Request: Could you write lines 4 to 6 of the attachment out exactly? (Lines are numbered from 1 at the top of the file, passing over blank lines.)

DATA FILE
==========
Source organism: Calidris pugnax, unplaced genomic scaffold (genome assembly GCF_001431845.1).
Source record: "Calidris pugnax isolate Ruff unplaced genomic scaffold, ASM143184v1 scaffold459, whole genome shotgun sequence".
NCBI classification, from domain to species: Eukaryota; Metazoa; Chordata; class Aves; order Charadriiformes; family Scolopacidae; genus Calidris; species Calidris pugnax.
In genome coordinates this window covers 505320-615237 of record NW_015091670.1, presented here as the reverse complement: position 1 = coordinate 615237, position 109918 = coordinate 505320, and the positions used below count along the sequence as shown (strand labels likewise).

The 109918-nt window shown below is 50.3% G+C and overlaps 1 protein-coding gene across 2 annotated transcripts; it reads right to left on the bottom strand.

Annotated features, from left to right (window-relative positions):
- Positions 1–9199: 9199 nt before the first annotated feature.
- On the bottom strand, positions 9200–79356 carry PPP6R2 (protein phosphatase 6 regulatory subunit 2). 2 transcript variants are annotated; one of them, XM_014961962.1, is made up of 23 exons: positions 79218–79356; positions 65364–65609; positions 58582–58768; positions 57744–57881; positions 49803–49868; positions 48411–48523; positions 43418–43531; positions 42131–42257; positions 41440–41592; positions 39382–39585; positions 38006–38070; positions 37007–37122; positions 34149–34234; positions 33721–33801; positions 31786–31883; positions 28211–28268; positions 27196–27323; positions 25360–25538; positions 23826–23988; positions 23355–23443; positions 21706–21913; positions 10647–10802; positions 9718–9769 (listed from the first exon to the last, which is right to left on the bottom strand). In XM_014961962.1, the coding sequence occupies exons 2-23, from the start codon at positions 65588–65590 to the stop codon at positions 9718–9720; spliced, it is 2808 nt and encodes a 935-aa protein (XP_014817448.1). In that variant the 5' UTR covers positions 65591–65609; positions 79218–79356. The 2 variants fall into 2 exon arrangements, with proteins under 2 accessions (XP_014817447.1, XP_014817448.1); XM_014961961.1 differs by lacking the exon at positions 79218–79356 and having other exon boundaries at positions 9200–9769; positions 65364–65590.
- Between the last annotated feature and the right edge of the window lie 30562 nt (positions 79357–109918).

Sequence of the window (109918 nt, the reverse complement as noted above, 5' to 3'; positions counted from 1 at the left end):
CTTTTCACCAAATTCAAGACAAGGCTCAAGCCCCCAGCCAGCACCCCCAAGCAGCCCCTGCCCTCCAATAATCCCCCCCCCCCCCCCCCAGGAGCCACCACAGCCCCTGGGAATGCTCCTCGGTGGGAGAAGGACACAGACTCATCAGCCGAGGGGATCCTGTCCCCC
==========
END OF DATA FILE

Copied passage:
In genome coordinates this window covers 505320-615237 of record NW_015091670.1, presented here as the reverse complement: position 1 = coordinate 615237, position 109918 = coordinate 505320, and the positions used below count along the sequence as shown (strand labels likewise).

The 109918-nt window shown below is 50.3% G+C and overlaps 1 protein-coding gene across 2 annotated transcripts; it reads right to left on the bottom strand.

Annotated features, from left to right (window-relative positions):